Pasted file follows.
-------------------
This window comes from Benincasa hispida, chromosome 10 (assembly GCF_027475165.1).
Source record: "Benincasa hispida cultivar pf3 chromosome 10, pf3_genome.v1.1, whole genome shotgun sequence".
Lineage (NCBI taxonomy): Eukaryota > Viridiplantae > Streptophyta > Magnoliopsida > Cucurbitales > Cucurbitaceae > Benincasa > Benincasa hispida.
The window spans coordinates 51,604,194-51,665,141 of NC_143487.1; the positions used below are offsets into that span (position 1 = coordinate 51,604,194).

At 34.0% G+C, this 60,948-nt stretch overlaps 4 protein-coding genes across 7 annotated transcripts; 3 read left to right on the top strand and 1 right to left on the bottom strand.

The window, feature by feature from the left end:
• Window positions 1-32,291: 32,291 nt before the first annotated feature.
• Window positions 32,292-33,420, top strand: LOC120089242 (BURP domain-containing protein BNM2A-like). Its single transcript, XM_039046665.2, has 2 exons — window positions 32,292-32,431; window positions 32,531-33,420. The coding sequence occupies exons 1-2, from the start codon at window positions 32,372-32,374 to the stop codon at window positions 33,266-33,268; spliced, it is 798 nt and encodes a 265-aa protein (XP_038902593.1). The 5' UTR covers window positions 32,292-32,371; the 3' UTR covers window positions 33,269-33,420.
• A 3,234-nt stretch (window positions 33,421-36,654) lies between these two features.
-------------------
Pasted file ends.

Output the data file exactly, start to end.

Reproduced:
This window comes from Benincasa hispida, chromosome 10 (assembly GCF_027475165.1).
Source record: "Benincasa hispida cultivar pf3 chromosome 10, pf3_genome.v1.1, whole genome shotgun sequence".
Lineage (NCBI taxonomy): Eukaryota > Viridiplantae > Streptophyta > Magnoliopsida > Cucurbitales > Cucurbitaceae > Benincasa > Benincasa hispida.
The window spans coordinates 51,604,194-51,665,141 of NC_143487.1; the positions used below are offsets into that span (position 1 = coordinate 51,604,194).

At 34.0% G+C, this 60,948-nt stretch overlaps 4 protein-coding genes across 7 annotated transcripts; 3 read left to right on the top strand and 1 right to left on the bottom strand.

The window, feature by feature from the left end:
• Window positions 1-32,291: 32,291 nt before the first annotated feature.
• Window positions 32,292-33,420, top strand: LOC120089242 (BURP domain-containing protein BNM2A-like). Its single transcript, XM_039046665.2, has 2 exons — window positions 32,292-32,431; window positions 32,531-33,420. The coding sequence occupies exons 1-2, from the start codon at window positions 32,372-32,374 to the stop codon at window positions 33,266-33,268; spliced, it is 798 nt and encodes a 265-aa protein (XP_038902593.1). The 5' UTR covers window positions 32,292-32,371; the 3' UTR covers window positions 33,269-33,420.
• A 3,234-nt stretch (window positions 33,421-36,654) lies between these two features.